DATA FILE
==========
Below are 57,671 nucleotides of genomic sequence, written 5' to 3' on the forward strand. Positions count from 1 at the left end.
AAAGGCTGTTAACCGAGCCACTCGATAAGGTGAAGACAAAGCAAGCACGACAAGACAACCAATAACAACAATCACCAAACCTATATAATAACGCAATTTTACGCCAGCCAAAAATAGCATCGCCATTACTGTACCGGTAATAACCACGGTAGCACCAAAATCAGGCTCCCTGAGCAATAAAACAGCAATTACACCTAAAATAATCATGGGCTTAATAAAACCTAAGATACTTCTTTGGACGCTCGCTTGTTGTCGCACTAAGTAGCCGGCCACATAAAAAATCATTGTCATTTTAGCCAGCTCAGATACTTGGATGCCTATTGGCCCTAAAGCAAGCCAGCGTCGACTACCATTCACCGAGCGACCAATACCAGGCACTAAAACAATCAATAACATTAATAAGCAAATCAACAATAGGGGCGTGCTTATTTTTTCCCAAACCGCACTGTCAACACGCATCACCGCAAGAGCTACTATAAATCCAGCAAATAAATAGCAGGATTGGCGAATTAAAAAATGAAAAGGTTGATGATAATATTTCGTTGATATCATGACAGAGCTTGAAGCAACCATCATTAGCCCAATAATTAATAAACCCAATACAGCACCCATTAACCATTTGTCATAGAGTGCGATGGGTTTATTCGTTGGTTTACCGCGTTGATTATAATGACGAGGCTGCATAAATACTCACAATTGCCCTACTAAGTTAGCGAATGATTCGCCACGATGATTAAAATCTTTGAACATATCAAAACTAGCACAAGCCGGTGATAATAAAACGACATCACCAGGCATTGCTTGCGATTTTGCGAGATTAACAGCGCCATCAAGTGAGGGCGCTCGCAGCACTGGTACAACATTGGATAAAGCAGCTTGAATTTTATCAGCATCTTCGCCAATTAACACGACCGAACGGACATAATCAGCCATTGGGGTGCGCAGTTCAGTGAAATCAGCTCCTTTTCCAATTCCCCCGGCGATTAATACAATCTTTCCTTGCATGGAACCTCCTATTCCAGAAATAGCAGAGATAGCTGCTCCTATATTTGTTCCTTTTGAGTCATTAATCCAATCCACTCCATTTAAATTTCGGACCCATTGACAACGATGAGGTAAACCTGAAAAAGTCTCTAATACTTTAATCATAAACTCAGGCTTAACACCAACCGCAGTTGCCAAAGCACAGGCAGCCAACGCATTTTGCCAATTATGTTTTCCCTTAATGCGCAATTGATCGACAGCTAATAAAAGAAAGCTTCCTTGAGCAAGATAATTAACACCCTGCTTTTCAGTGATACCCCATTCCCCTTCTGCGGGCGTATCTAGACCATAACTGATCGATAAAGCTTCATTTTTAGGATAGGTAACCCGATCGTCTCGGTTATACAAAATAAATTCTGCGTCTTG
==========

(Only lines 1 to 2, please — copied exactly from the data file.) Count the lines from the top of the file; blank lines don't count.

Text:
Below are 57,671 nucleotides of genomic sequence, written 5' to 3' on the forward strand. Positions count from 1 at the left end.
AAAGGCTGTTAACCGAGCCACTCGATAAGGTGAAGACAAAGCAAGCACGACAAGACAACCAATAACAACAATCACCAAACCTATATAATAACGCAATTTTACGCCAGCCAAAAATAGCATCGCCATTACTGTACCGGTAATAACCACGGTAGCACCAAAATCAGGCTCCCTGAGCAATAAAACAGCAATTACACCTAAAATAATCATGGGCTTAATAAAACCTAAGATACTTCTTTGGACGCTCGCTTGTTGTCGCACTAAGTAGCCGGCCACATAAAAAATCATTGTCATTTTAGCCAGCTCAGATACTTGGATGCCTATTGGCCCTAAAGCAAGCCAGCGTCGACTACCATTCACCGAGCGACCAATACCAGGCACTAAAACAATCAATAACATTAATAAGCAAATCAACAATAGGGGCGTGCTTATTTTTTCCCAAACCGCACTGTCAACACGCATCACCGCAAGAGCTACTATAAATCCAGCAAATAAATAGCAGGATTGGCGAATTAAAAAATGAAAAGGTTGATGATAATATTTCGTTGATATCATGACAGAGCTTGAAGCAACCATCATTAGCCCAATAATTAATAAACCCAATACAGCACCCATTAACCATTTGTCATAGAGTGCGATGGGTTTATTCGTTGGTTTACCGCGTTGATTATAATGACGAGGCTGCATAAATACTCACAATTGCCCTACTAAGTTAGCGAATGATTCGCCACGATGATTAAAATCTTTGAACATATCAAAACTAGCACAAGCCGGTGATAATAAAACGACATCACCAGGCATTGCTTGCGATTTTGCGAGATTAACAGCGCCATCAAGTGAGGGCGCTCGCAGCACTGGTACAACATTGGATAAAGCAGCTTGAATTTTATCAGCATCTTCGCCAATTAACACGACCGAACGGACATAATCAGCCATTGGGGTGCGCAGTTCAGTGAAATCAGCTCCTTTTCCAATTCCCCCGGCGATTAATACAATCTTTCCTTGCATGGAACCTCCTATTCCAGAAATAGCAGAGATAGCTGCTCCTATATTTGTTCCTTTTGAGTCATTAATCCAATCCACTCCATTTAAATTTCGGACCCATTGACAACGATGAGGTAAACCTGAAAAAGTCTCTAATACTTTAATCATAAACTCAGGCTTAACACCAACCGCAGTTGCCAAAGCACAGGCAGCCAACGCATTTTGCCAATTATGTTTTCCCTTAATGCGCAATTGATCGACAGCTAATAAAAGAAAGCTTCCTTGAGCAAGATAATTAACACCCTGCTTTTCAGTGATACCCCATTCCCCTTCTGCGGGCGTATCTAGACCATAACTGATCGATAAAGCTTCATTTTTAGGATAGGTAACCCGATCGTCTCGGTTATACAAAATAAATTCTGCGTCTTG